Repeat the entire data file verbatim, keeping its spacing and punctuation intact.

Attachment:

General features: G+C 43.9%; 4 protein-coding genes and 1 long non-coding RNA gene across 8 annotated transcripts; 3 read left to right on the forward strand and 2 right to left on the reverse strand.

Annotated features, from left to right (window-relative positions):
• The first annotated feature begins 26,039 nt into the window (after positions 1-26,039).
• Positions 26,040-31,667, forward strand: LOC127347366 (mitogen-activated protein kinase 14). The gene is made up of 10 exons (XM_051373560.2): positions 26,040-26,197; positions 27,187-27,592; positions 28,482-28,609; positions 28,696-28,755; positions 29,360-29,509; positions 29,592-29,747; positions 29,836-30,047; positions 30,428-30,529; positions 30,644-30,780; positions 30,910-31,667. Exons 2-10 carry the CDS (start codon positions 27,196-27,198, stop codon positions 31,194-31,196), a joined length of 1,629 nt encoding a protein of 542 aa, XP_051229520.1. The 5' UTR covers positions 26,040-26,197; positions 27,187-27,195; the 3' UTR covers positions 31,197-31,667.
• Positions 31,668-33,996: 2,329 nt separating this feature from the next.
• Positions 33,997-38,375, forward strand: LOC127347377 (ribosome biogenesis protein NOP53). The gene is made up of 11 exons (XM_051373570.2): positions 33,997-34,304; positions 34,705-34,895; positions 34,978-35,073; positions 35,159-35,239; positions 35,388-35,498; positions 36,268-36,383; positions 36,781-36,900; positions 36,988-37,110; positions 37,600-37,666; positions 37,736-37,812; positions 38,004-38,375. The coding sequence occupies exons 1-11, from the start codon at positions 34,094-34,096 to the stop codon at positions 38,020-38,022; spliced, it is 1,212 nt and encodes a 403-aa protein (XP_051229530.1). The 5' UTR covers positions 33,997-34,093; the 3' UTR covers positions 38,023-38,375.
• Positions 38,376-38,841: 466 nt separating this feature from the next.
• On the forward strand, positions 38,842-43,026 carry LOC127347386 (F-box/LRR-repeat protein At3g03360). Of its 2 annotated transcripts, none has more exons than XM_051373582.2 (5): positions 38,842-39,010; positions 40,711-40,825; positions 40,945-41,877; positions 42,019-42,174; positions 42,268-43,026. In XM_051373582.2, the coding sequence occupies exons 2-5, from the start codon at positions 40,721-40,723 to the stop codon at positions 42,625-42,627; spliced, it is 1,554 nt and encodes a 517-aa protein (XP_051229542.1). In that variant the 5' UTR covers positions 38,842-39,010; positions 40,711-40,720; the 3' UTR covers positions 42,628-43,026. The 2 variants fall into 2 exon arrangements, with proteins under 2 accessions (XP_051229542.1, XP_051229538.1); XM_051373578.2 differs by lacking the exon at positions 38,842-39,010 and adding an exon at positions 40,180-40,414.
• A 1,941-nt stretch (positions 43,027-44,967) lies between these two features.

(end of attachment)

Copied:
General features: G+C 43.9%; 4 protein-coding genes and 1 long non-coding RNA gene across 8 annotated transcripts; 3 read left to right on the forward strand and 2 right to left on the reverse strand.

Annotated features, from left to right (window-relative positions):
• The first annotated feature begins 26,039 nt into the window (after positions 1-26,039).
• Positions 26,040-31,667, forward strand: LOC127347366 (mitogen-activated protein kinase 14). The gene is made up of 10 exons (XM_051373560.2): positions 26,040-26,197; positions 27,187-27,592; positions 28,482-28,609; positions 28,696-28,755; positions 29,360-29,509; positions 29,592-29,747; positions 29,836-30,047; positions 30,428-30,529; positions 30,644-30,780; positions 30,910-31,667. Exons 2-10 carry the CDS (start codon positions 27,196-27,198, stop codon positions 31,194-31,196), a joined length of 1,629 nt encoding a protein of 542 aa, XP_051229520.1. The 5' UTR covers positions 26,040-26,197; positions 27,187-27,195; the 3' UTR covers positions 31,197-31,667.
• Positions 31,668-33,996: 2,329 nt separating this feature from the next.
• Positions 33,997-38,375, forward strand: LOC127347377 (ribosome biogenesis protein NOP53). The gene is made up of 11 exons (XM_051373570.2): positions 33,997-34,304; positions 34,705-34,895; positions 34,978-35,073; positions 35,159-35,239; positions 35,388-35,498; positions 36,268-36,383; positions 36,781-36,900; positions 36,988-37,110; positions 37,600-37,666; positions 37,736-37,812; positions 38,004-38,375. The coding sequence occupies exons 1-11, from the start codon at positions 34,094-34,096 to the stop codon at positions 38,020-38,022; spliced, it is 1,212 nt and encodes a 403-aa protein (XP_051229530.1). The 5' UTR covers positions 33,997-34,093; the 3' UTR covers positions 38,023-38,375.
• Positions 38,376-38,841: 466 nt separating this feature from the next.
• On the forward strand, positions 38,842-43,026 carry LOC127347386 (F-box/LRR-repeat protein At3g03360). Of its 2 annotated transcripts, none has more exons than XM_051373582.2 (5): positions 38,842-39,010; positions 40,711-40,825; positions 40,945-41,877; positions 42,019-42,174; positions 42,268-43,026. In XM_051373582.2, the coding sequence occupies exons 2-5, from the start codon at positions 40,721-40,723 to the stop codon at positions 42,625-42,627; spliced, it is 1,554 nt and encodes a 517-aa protein (XP_051229542.1). In that variant the 5' UTR covers positions 38,842-39,010; positions 40,711-40,720; the 3' UTR covers positions 42,628-43,026. The 2 variants fall into 2 exon arrangements, with proteins under 2 accessions (XP_051229542.1, XP_051229538.1); XM_051373578.2 differs by lacking the exon at positions 38,842-39,010 and adding an exon at positions 40,180-40,414.
• A 1,941-nt stretch (positions 43,027-44,967) lies between these two features.